As early as the spring, the new alliance raised $ 75 million as emergency aid for social enterprises. Now further funds are to be acquired and the social enterprises are to be given individual support in obtaining additional funds. The US American Duke University, meanwhile also part of this initiative, has Covidcap.com opened a portal that gives a global overview of corona emergency funds. The volume of listed aid offers in 62 countries already exceeds the astronomical sum of one trillion dollars.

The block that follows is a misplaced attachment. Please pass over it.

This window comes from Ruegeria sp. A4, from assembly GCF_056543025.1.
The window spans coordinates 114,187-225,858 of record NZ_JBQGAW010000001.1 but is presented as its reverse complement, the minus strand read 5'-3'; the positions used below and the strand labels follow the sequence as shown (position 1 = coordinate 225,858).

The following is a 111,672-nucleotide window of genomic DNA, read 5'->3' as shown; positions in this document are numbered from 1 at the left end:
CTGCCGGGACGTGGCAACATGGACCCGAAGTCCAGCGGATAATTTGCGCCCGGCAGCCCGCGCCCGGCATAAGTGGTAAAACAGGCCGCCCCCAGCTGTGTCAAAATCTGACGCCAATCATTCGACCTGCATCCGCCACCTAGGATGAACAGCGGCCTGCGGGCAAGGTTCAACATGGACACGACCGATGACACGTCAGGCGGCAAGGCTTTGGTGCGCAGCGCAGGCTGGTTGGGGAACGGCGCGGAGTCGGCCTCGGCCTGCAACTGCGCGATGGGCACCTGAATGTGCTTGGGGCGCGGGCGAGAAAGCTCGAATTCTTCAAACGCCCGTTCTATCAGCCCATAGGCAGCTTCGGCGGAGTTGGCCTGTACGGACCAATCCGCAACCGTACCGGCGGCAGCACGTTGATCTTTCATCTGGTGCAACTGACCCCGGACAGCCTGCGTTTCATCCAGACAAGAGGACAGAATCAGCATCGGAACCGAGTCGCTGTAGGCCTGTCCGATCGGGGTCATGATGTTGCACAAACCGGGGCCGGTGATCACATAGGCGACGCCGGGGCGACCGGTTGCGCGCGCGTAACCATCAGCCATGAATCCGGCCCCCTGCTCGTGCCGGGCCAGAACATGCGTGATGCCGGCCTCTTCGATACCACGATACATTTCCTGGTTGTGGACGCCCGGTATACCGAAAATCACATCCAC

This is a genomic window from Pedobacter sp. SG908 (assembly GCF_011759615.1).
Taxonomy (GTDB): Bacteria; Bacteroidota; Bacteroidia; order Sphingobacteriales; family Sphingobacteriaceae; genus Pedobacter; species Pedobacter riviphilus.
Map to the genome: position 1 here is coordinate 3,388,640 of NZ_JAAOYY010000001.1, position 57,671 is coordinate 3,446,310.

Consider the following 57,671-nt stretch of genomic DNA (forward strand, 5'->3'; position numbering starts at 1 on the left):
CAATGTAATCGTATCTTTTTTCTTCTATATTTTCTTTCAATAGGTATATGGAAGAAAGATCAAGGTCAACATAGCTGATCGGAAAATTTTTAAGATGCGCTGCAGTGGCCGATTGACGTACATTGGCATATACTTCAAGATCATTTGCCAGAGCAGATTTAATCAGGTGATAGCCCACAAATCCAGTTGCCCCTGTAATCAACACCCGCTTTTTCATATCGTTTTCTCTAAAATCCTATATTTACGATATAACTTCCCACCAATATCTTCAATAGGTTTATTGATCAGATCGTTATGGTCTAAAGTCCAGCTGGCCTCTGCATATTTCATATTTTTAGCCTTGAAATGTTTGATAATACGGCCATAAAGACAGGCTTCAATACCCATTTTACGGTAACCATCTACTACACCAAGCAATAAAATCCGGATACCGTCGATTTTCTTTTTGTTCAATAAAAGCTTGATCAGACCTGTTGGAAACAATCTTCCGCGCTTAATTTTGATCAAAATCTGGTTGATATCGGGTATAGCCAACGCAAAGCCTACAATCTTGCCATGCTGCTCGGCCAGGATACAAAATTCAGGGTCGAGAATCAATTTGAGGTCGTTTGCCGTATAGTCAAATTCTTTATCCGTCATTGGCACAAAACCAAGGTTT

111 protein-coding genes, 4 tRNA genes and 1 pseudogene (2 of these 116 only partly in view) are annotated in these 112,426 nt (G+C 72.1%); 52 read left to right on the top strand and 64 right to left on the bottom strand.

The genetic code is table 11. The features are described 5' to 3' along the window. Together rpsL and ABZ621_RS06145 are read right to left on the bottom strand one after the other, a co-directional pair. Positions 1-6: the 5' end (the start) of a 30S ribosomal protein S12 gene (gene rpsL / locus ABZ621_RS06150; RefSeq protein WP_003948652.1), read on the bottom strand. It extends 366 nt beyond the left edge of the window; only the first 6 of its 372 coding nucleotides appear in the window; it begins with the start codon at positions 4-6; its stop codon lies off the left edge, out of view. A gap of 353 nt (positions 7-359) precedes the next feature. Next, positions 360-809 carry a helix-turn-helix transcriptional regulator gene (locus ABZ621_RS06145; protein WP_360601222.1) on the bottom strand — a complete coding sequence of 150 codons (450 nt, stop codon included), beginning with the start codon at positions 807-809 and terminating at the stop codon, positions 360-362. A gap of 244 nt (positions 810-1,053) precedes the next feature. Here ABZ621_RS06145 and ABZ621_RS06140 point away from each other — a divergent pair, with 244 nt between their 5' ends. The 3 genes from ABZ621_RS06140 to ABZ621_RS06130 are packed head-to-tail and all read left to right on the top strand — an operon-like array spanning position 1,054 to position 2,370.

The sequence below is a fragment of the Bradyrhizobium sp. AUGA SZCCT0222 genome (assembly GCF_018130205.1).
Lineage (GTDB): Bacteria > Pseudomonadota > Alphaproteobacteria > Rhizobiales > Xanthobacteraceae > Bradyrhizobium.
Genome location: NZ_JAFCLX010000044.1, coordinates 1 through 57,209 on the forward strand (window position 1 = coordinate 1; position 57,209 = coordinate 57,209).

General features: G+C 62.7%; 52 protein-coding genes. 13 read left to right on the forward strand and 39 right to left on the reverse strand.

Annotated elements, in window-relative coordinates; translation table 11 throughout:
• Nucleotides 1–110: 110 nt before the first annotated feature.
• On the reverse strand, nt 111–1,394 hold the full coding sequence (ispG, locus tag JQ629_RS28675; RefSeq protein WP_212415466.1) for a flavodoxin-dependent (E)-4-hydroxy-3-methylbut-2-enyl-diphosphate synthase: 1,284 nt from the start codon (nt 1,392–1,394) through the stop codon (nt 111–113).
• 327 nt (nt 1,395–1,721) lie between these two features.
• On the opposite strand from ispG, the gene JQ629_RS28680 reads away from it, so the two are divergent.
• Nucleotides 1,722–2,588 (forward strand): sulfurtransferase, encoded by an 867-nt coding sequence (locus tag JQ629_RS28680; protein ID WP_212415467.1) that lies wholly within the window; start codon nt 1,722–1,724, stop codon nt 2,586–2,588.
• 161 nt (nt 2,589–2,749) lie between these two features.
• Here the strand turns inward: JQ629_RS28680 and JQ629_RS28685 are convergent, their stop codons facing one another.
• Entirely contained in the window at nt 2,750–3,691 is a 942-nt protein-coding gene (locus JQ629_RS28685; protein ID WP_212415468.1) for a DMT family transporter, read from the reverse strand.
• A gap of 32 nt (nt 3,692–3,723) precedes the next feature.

For Johanna Mair, the dual benefit of the alliance is that it not only addresses financial needs, but also fulfills a platform and network function. Superordinate organizations and the social enterprises themselves receive legal aid, technological support and can exchange ideas with one another about their needs and opportunities for mutual support. "By providing the infrastructure for the exchange, the alliance has the unique opportunity to promote cooperation between different social enterprises and to improve this best practice transfer," says Mair. The past few months can already be seen as a great success: “Many social enterprises have been able to build resilience through the financial donations. And many social enterprises learned from others during this crisis because they were able to exchange ideas more intensively. "